Wildlife Land Trust / Sanctuaries / TAS / Ashburn

Gil and Dawne Walker are the owners of Ashburn a property located approximately 22km south-west of Launceston. The property is currently managed as a sheep grazing property for fine wool with more than 133 hectares protected by a Tasmanian State Government covenant. It Gil and Dawn’s intent to continue to farm sustainably without impacting native habitat, and to ensure local flora and fauna are protected. The property is also a member of Land for Wildlife and the Private Forest Reserves Program.

Ashburn covers approximately 516 hectares of gently undulating tertiary sands over deep impermeable clays. Dry sclerophyll forest is the predominant vegetation type, with the property protecting one of Tasmania’s largest remaining communities of black peppermints (Eucalyptus amygdalina). Other vegetation includes swamp gums (E. ovata), manna gums (E. viminalis) and 15 species of native orchids.

Wildlife known to inhabit the property include Tasmanian devils (Sarcophilus harrisii), Tasmanian bettongs (Bettongia gaimardi), eastern (Dasyurus viverrinus) and spotted-tail (Dasyurus maculatus) quolls, bare-nosed wombats (Vombatus ursinus), long-nosed potoroos (Potorous tridactylus), Bennett’s wallabies (Macropus rufogriseus), platypus (Ornithorhynchus anatinus), Tasmanian pademelons (Thylogale billardierii), eastern barred (Perameles gunni) and southern brown (Isoodon obesulus) bandicoots, short-beaked echidnas (Tachyglossus aculeatus), ringtail (Pseudocheirus peregrinus) and brushtail (Trichosurus vulpecula) possums, sugar gliders (Petaurus breviceps) and several bat species.

Ashburn also provides vital habitat for more than 40 native bird species including yellow-tailed-black cocktaoos (Calyptorhynchus funereus), scarlet robins (Petroica multicolor), superb fairy-wrens (Malurus cyaneus), and sulphur-crested cockatoos (Cacatua galerita). With two known nesting sites, the sanctuary is also an important breeding site for endangered wedge-tailed eagles (Aquila audax fleayi)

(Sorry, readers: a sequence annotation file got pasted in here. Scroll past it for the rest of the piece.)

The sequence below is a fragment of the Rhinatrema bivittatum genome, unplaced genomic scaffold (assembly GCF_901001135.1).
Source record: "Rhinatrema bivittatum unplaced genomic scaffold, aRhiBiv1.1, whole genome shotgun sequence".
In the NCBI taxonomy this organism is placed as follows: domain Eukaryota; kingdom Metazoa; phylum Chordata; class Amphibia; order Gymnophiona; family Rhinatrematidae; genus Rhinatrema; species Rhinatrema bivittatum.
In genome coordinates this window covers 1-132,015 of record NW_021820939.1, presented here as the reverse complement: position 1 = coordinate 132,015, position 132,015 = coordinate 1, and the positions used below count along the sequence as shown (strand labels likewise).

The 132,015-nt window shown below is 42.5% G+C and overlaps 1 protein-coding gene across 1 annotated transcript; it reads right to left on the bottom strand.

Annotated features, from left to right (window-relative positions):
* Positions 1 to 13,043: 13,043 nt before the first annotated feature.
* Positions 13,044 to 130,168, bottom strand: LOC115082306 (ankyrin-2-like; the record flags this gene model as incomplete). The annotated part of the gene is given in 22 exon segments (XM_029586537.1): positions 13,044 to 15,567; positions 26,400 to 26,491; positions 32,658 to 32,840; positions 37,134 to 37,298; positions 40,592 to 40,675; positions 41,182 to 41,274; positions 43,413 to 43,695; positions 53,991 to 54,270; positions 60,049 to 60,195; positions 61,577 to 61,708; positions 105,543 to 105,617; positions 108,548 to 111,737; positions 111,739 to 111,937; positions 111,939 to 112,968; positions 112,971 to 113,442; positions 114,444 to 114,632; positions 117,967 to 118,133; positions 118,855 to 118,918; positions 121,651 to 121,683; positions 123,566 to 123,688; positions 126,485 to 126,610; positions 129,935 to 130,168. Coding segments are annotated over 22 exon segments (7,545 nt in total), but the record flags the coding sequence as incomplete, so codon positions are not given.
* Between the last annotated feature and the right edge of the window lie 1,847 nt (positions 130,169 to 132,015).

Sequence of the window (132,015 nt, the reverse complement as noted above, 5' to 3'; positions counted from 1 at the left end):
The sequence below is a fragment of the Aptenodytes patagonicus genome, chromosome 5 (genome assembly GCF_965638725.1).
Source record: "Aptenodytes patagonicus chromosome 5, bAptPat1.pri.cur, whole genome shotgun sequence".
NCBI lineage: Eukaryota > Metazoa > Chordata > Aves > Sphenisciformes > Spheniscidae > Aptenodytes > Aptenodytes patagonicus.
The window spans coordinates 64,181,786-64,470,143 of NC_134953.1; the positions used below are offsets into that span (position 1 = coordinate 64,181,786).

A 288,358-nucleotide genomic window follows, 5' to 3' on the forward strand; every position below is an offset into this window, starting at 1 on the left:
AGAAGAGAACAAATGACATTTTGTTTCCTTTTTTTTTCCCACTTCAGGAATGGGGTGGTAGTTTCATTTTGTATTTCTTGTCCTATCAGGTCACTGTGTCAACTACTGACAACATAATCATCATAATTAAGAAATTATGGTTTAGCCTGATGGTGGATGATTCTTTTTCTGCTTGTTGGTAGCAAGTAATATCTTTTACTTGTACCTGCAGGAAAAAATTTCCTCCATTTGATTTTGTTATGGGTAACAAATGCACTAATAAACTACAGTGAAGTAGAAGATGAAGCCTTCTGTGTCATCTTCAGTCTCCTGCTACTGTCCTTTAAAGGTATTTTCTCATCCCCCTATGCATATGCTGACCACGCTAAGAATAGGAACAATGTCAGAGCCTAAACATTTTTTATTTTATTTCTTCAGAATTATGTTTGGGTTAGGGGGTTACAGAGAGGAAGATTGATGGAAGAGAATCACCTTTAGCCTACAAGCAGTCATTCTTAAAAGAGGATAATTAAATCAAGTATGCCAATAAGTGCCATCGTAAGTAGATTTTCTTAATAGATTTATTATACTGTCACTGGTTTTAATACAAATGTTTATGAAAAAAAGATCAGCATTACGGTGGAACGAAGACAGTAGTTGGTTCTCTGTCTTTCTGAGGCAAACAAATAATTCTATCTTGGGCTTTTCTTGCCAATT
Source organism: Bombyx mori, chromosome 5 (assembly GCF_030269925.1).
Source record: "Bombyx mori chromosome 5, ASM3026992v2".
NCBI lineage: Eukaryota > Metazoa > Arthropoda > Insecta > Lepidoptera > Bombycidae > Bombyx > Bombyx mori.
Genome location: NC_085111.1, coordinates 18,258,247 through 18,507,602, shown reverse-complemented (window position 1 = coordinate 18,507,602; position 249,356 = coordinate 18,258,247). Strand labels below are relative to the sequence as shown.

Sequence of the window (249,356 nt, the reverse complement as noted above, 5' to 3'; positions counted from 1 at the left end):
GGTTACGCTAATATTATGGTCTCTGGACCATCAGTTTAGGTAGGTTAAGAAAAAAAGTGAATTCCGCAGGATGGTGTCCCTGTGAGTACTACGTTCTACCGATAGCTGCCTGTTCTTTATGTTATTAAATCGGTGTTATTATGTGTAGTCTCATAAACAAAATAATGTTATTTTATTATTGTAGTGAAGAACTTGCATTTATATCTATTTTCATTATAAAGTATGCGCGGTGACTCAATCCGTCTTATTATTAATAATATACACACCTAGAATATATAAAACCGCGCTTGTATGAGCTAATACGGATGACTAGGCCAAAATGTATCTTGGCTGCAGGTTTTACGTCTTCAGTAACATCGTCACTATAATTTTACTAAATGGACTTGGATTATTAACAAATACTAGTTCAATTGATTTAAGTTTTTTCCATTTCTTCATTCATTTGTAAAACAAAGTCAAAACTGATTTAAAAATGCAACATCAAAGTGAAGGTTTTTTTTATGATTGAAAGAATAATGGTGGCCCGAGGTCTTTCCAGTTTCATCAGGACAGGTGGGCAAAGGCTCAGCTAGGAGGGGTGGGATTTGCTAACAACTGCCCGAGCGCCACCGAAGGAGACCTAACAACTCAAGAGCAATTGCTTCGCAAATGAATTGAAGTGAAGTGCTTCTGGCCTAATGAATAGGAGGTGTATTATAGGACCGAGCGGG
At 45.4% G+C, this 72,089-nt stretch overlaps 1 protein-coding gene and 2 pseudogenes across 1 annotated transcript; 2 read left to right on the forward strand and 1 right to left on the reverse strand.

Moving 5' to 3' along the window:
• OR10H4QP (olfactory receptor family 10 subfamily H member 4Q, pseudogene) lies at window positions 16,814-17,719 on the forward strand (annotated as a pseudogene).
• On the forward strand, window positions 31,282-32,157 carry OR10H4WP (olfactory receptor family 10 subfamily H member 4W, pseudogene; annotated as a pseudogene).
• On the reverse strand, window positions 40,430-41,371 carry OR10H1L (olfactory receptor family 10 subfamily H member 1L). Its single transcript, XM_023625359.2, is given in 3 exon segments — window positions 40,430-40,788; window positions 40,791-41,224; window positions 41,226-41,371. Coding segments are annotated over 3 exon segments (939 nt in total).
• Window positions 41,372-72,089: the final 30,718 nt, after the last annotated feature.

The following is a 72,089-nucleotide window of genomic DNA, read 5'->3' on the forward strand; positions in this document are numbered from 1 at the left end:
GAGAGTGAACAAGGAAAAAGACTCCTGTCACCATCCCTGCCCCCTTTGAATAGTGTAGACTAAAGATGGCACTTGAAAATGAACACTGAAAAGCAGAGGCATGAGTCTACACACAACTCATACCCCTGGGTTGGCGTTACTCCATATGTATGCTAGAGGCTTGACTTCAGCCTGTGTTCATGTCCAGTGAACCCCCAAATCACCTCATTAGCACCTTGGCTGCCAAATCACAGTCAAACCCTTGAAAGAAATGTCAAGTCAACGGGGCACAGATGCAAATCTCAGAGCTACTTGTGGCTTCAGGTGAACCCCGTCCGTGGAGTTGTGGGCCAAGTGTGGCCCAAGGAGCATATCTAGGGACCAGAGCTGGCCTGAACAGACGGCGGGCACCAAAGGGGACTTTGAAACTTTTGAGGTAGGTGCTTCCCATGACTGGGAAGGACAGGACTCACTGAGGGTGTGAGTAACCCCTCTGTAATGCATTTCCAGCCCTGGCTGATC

This sanctuary is featured in Wildlife Lands 19!

The Walker Family property, Ashburn, spans 510 hectares and is 20km west of Launceston. We currently manage the property as a Polwarth sheep fine wool enterprise. Ashburn is made up of gently undulating tertiary sands over deep impermeable clays. Dry sclerophyll forest is the predominant vegetation type in one of Tasmania’s largest communities of black peppermint (Eucalyptus amygdalina). Other vegetation includes swamp gums, silver wattles, manna gums, blackwoods and blue pincushion flowers. Numerous fungi provide food for the potoroos. 

We have permanently protected 133+ hectares under a Tasmanian Government Covenant, complemented by our membership with theWildlife Land Trust, the Private Forest Reserve Program and Land for Wildlife. Our covenant comprises three major areas with interconnecting shelter belts providing corridors between them. 

Wildlife is abundant at Ashburn which is home to iconic Tasmanian species like devils, bettongs and pademelons. Others include wombats, eastern and spotted-tailed quolls, Bennett’s wallabies, long-nosed potoroos, eastern-barred and southern brown bandicoots, echidnas, sugar gliders, ringtail and brush-tailed possums and several bat species identified by the University of Tasmania. Lowland copperhead snakes are the prevalent reptile, along with frogs, skinks and lizards. Ashburn provides vital habitat for 40+ native birds, with two known nesting sites for the endangered Tasmanian wedge-tailed eagle. We plan to control deer and feral cats. Gorse, while a problem, offers habitat for small birds and native mice. Fallen trees are left in-situ as a source of habitat and food.

Ashburn is happily shared with researchers and PhD students (studying bats, birds and bettongs),Tasmanian Covenant holders and walking/field naturalist groups. We’ve even hosted an International Girl Guide night-spotting camp out. We will continue farming sustainably, limiting chemicals as we work towards an organic future, without impacting native habitat and ensuring protection of native flora and fauna.